Amongst the many aha! moments I had, and the privilege to hear the older generations speak, I want to emphasise what I did not hear – negatives. I heard stories of courage and family honour, of women who arrived on our shores to marry men they had never met and tell us they had no regrets. I heard stories of women who defied their families and asserted their independence in spite of being ostracised and that they had no regrets either.
When the discussions were driven by historical roles of women, the question arose on whether women were recognised as playing pivotal roles in cultural integration, on how we have always been the natural keepers of preserving heritage and rebellious warriors when needed. Our identities have constantly been a priority; we just didn’t always have a name for it or a place to blog about it.
Life for many women is made up of single second moments that shift the world, normal everyday women like you and me, like the goat herder’s daughter who came here and became a professor and helped spread the warmth of education to enlighten and empower. She said education was key to facilitate, document and record the actual experiences that will in and of themselves change outcomes.
I believe power and knowledge is delivered through reading and writing, yet so many women remain illiterate – my mother is one of these women. Ironically, it seems the earliest recordings of the political and social rights of women are from the male viewpoint since they were assured of the privilege and right of literacy.
The discussion then turned to the current generation and our perspective – suddenly I felt pressured to be eloquent and wise and just sound really smart. I have never been tongue tied – many of you would know this, until that very moment. I didn’t feel that I had anything close to offer what our pioneers had shared, how could I? I hadn’t even tried to get an education that was available to me and denied to them, I had all the rights and options they never did…What could I share that had substance? These very thoughts that went through my head smacked of weakness, not of the strong woman my mother raised me to be.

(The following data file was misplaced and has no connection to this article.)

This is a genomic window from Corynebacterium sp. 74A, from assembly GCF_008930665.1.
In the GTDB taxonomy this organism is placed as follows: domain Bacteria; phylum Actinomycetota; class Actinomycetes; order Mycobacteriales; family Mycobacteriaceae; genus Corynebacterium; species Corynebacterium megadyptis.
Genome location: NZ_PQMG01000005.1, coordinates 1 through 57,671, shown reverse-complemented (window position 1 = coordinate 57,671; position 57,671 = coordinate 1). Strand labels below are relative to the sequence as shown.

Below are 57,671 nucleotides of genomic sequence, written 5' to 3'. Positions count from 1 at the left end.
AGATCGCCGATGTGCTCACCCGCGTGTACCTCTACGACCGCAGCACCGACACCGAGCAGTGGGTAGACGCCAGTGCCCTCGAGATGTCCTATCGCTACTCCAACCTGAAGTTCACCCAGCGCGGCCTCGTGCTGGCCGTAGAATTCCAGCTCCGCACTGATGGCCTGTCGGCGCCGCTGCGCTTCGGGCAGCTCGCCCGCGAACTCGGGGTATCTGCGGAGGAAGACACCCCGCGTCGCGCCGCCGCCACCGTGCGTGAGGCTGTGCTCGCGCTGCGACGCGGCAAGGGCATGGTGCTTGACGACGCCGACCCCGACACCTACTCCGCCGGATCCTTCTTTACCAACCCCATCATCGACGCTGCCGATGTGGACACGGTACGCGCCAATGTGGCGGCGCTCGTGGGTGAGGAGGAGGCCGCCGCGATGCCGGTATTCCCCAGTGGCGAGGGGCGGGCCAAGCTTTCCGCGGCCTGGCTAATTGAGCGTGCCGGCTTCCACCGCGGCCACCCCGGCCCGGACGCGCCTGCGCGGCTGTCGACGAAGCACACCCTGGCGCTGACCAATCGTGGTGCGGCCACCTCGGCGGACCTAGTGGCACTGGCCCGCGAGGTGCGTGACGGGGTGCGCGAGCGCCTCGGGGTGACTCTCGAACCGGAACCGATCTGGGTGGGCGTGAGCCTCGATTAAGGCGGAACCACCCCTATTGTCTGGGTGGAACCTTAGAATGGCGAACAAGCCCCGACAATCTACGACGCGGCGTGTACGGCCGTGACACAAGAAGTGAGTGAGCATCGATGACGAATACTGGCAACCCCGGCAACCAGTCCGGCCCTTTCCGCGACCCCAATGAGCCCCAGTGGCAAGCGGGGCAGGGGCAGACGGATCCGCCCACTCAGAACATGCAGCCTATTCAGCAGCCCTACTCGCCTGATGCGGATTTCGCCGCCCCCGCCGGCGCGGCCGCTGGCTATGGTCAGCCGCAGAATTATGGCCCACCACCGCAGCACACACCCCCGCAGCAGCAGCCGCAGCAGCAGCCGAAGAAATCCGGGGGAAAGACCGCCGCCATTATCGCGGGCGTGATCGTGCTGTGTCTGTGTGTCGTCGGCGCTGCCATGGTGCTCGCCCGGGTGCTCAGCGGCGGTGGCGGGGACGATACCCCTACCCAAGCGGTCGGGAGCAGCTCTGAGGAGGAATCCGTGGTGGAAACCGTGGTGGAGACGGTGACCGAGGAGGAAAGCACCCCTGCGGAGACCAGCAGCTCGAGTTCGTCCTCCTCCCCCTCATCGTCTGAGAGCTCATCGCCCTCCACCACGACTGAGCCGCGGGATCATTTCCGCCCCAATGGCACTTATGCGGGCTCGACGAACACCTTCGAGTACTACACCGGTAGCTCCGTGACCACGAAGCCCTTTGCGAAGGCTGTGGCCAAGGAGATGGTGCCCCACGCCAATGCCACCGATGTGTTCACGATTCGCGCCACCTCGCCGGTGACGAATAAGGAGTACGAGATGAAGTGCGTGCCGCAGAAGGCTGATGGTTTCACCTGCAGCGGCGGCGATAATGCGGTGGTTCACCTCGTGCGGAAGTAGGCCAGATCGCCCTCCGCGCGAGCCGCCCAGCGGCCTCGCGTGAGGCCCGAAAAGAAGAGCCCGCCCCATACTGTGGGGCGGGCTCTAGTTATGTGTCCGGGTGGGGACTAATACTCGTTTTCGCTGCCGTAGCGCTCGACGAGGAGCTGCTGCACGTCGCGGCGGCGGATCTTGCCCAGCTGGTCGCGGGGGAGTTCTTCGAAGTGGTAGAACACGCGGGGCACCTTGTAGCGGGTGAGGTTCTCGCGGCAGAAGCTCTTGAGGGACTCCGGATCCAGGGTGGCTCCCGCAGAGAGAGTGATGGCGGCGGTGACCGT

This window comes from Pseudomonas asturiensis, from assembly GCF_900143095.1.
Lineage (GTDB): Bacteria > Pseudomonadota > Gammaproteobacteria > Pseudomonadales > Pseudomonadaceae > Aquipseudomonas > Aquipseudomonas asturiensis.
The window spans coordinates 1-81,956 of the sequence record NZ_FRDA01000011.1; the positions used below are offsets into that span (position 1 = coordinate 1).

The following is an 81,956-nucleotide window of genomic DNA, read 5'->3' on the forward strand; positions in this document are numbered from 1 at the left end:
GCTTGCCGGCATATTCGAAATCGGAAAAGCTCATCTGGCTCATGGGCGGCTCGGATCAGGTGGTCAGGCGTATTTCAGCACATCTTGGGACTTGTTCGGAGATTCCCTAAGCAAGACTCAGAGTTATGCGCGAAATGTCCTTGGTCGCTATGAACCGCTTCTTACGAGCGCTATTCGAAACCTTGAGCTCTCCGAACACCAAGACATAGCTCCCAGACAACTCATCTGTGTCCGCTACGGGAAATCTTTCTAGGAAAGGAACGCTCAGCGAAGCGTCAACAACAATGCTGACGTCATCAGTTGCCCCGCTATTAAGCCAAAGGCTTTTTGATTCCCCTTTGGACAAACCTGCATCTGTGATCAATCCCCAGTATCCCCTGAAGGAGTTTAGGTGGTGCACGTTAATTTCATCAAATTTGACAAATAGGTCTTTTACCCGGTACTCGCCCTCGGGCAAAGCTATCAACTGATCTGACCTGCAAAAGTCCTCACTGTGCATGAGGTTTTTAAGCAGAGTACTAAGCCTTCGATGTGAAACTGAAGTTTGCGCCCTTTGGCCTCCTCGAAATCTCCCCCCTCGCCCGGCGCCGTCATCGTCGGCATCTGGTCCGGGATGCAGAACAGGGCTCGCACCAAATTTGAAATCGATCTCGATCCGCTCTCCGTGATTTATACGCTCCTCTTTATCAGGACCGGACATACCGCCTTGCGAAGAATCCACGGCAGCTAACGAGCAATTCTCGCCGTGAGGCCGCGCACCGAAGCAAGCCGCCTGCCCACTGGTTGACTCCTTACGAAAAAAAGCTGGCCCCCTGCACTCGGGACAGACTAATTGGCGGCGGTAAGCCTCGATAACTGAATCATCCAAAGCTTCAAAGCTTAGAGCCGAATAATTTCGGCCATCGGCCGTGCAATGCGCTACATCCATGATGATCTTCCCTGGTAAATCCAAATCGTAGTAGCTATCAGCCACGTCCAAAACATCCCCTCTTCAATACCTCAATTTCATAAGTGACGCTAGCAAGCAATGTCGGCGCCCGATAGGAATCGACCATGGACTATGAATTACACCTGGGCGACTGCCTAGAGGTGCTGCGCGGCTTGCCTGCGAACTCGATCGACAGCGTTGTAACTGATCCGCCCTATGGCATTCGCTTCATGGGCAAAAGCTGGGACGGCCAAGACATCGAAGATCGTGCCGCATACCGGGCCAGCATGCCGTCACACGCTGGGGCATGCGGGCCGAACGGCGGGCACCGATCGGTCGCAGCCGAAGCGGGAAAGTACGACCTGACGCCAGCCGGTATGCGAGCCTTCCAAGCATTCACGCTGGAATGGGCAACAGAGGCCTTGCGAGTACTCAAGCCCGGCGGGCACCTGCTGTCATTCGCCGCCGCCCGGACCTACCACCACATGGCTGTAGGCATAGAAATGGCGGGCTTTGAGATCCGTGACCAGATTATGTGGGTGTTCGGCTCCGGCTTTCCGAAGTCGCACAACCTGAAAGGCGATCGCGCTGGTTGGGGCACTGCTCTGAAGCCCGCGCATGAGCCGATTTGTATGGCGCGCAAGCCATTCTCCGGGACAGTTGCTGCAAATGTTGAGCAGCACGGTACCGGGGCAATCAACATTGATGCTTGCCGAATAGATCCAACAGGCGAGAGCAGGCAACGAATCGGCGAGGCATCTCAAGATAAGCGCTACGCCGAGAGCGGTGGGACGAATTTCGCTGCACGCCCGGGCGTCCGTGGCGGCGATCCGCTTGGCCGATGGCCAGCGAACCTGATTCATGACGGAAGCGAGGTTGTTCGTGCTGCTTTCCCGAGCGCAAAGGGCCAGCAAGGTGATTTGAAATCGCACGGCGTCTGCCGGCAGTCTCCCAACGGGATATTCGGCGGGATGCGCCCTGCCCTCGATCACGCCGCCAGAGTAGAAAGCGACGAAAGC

It’s OK people; it was just a fleeting moment. It’s the sum of a whole life that also brings change and mine has been and is as uniquely powerful as every woman’s is. I have made choices that men will never have to make and that previous generations never faced. In turn, this will help the next generation of women who will hopefully be able to embrace their identities as individuals rather than being defined first by gender, professional accomplishments and several other societal measures. We are too complex to be catagorised so simply.
I shared my life and my feelings with them as I often do here with you. I felt safe and happy to expose my early life struggles as a migrant’s daughter knowing they could accept my view without judging or labeling me. I was another woman sharing my journey so far with my hopes and dreams for tomorrow. It’s the documenting of authentic experiences in story telling I believe enables change in its own way. I have never chained myself to a pole to demonstrate or protest gender inequality, but I did once jump into a pit to stop a builder tearing up a footpath outside my shop. I like to think that he went home that day knowing that there were woman like me around who were determined to fight for what they believe. It’s not about the size of the project, it’s not about disliking men or blaming them, it’s about using our voice to share our stories and walking with each other down a path toward mutual respect. Or we could just nag them until they give in, it worked for my mum.